From Russian test problem 4301:

$$\ce{3NaNO3 + 8Al + 5NaOH + 18H2O -> 8Na[Al(OH)4] + 3NH3(g)}$$

How does ammonia evolve here? Is it that we get hydrogen gas evolving in the reaction between Al and NaOH, and this gas reacts with the NO3 anion?

I there a logical way to deduce this, or should one just memorize that "Al and Zn reduce $\ce{NO3-}$ to ammonia in basic solutions"?


I learned that the reaction is called "a nitrate test using Devarda's alloy", but there is no specific description of the process in Wikipedia. All I learned is that the reason is certainly not the freshly-minted hydrogen:

Nascent hydrogen was supposed to be responsible for the reduction of arsenate or nitrate in arsine or ammonia respectively. Nowadays, isotopic evidence[8] has closed the nascent hydrogen debate, presently considered to be a Gedanken artifact of romanticism.

And I wonder why NaOH is needed. Probably to activate the aluminium (to break the oxide layer).

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    $\begingroup$ In the test problem linked you are not expected to know this is the case, but to guess from other data with more common knowledge. And no, neither guessing, nor remembering such corner-cases is expected and/or possible. Some should be remembered if they are part of your field of work, and that's it. $\endgroup$ – permeakra May 24 '16 at 11:19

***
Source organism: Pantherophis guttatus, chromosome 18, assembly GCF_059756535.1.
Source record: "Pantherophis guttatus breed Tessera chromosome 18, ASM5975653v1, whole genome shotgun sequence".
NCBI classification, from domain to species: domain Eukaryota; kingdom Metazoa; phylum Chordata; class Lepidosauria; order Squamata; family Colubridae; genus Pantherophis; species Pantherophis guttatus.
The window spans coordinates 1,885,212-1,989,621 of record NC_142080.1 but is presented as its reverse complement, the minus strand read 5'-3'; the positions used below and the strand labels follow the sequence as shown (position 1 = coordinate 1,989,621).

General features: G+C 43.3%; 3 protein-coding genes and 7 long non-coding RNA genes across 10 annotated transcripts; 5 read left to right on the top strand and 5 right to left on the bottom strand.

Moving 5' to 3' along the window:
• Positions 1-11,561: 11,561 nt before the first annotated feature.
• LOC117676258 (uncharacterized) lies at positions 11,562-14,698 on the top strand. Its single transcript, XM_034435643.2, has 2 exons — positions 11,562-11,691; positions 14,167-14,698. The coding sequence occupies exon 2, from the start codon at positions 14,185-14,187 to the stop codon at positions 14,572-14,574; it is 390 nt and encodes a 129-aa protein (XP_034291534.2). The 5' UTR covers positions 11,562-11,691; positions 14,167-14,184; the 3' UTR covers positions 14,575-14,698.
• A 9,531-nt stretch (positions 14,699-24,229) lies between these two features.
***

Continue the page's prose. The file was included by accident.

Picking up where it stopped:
• $\begingroup$ @permeakra - thank you! So I was told on a Russian chem forum. Still I'm curious to know how exactly that ammonia evolves. ^_^ P.S. I'm finding that part of the USE exam the hardest yet. Too many reactions for rote memorization. $\endgroup$ – CowperKettle May 24 '16 at 11:28
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    $\begingroup$ You should use reduction potential to deduce whether it will yield ammonia or higher nitrogen oxidation states compound. But in this case, Al and Zn are quite strong reductive metal, so both can strongly reduce nitrate ion to ammonia. $\endgroup$ – lambda23 May 24 '16 at 12:56
  • $\begingroup$ That's true, but the reduction potential alone is not enough. Thermodynamically, nitrate can oxidize pretty many things (including nearly any metal), but kinetics would sometimes forbid that. $\endgroup$ – Ivan Neretin May 24 '16 at 19:10
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    $\begingroup$ Already asked but not answered chemistry.stackexchange.com/questions/50615/… $\endgroup$ – Mithoron May 24 '16 at 19:26

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